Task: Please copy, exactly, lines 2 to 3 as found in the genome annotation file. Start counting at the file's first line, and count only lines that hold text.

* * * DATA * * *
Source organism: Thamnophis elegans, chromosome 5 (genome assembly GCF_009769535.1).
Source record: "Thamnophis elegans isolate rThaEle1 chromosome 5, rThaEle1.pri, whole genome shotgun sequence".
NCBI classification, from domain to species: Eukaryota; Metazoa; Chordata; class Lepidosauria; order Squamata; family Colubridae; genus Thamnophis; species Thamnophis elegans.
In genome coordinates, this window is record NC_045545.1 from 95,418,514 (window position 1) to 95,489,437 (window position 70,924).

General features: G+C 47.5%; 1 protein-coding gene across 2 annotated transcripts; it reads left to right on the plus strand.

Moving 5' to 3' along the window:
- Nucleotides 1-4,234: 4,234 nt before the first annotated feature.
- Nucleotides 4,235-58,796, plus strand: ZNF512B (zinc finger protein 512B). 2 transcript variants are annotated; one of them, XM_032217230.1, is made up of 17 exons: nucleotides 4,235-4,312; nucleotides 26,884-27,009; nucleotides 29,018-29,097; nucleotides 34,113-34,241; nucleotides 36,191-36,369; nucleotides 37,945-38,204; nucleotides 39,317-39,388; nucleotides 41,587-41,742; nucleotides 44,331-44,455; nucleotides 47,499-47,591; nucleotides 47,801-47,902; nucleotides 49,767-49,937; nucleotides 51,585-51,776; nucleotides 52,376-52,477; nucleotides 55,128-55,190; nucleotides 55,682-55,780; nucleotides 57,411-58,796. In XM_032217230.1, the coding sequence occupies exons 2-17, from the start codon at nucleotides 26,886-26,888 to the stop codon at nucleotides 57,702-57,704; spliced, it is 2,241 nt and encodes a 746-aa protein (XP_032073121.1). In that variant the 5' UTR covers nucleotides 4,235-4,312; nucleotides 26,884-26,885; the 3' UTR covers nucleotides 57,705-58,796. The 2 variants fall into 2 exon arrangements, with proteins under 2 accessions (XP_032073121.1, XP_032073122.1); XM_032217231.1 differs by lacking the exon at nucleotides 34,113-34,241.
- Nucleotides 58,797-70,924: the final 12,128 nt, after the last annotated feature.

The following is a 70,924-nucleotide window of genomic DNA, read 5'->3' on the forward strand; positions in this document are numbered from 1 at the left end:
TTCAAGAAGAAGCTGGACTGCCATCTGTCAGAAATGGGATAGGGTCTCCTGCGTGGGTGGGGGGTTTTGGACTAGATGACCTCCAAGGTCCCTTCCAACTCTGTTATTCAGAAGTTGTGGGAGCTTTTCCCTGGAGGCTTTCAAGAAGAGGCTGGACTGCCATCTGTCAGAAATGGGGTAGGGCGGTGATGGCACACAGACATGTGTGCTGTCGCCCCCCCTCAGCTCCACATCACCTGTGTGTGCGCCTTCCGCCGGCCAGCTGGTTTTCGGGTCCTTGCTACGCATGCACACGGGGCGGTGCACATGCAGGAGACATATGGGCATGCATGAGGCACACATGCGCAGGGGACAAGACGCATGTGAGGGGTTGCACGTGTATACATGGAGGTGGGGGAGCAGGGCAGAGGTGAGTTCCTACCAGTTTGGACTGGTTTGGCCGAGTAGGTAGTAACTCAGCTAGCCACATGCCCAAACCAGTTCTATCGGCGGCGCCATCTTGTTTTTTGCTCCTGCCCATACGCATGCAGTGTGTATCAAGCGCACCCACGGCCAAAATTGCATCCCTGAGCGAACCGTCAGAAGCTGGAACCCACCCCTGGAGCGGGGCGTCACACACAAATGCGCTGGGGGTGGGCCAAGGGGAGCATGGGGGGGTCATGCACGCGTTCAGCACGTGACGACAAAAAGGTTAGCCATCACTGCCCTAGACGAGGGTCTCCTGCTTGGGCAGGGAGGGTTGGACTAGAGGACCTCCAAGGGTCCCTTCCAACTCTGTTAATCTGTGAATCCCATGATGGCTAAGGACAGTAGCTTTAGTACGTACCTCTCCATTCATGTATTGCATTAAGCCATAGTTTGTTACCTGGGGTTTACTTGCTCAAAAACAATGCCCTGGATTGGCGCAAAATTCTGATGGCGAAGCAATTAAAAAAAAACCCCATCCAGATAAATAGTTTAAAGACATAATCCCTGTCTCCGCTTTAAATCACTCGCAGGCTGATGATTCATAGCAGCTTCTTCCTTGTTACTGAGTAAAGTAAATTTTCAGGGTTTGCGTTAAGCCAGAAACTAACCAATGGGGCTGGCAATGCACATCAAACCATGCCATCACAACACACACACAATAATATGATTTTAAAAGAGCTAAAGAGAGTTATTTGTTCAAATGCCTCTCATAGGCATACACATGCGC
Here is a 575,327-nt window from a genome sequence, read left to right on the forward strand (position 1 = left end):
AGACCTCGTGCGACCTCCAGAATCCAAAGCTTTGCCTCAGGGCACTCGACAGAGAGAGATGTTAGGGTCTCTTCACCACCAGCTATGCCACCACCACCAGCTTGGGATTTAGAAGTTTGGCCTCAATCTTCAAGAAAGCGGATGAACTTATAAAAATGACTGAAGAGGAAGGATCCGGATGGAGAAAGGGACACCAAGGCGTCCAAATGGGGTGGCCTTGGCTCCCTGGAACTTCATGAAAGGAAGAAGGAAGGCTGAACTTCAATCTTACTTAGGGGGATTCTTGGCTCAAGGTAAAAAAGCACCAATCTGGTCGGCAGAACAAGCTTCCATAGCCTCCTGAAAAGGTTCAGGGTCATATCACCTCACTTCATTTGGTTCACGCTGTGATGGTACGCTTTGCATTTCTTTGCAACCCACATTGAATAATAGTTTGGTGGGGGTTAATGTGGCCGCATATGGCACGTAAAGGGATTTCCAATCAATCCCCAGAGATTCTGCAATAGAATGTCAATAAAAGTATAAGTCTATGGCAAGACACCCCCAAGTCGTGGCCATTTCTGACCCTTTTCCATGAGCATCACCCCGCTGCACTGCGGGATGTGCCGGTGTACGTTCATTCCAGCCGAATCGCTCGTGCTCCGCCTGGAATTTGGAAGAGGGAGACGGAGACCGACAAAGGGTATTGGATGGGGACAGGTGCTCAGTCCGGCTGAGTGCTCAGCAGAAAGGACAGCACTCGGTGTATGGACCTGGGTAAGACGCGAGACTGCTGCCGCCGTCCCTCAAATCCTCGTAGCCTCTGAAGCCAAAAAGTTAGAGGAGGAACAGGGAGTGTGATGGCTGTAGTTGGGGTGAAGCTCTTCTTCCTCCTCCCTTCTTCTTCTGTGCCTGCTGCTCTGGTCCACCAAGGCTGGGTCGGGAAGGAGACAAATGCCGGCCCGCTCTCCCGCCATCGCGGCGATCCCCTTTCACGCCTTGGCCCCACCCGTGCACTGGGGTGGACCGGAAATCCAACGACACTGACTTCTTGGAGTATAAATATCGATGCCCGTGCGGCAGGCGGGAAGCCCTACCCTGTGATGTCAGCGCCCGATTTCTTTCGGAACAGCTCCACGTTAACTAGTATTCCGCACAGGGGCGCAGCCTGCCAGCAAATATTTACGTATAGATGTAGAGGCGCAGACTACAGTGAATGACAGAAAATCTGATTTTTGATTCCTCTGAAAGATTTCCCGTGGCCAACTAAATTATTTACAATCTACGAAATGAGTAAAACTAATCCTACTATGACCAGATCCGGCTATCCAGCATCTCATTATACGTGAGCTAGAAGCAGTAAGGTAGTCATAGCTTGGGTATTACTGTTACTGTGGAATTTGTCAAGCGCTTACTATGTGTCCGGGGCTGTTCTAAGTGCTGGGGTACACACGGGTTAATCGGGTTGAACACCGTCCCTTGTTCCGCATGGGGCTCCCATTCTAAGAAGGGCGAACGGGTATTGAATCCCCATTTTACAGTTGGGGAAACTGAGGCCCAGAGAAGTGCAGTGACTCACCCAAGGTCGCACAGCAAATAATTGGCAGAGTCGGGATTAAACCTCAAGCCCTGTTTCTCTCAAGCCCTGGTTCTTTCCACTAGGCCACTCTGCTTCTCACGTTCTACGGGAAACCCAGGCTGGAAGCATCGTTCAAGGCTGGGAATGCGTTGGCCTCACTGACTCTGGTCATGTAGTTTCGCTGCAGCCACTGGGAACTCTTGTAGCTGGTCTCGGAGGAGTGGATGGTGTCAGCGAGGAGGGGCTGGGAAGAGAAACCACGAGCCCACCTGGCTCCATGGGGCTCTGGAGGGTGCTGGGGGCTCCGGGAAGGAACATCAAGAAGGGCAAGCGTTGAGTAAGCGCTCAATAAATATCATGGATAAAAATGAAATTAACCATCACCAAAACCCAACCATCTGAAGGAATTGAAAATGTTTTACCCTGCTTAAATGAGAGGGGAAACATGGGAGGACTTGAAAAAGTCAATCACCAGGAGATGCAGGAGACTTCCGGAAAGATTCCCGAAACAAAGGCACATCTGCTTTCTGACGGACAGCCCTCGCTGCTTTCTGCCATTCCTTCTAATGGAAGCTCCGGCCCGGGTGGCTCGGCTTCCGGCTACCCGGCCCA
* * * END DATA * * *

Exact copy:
Source record: "Thamnophis elegans isolate rThaEle1 chromosome 5, rThaEle1.pri, whole genome shotgun sequence".
NCBI classification, from domain to species: Eukaryota; Metazoa; Chordata; class Lepidosauria; order Squamata; family Colubridae; genus Thamnophis; species Thamnophis elegans.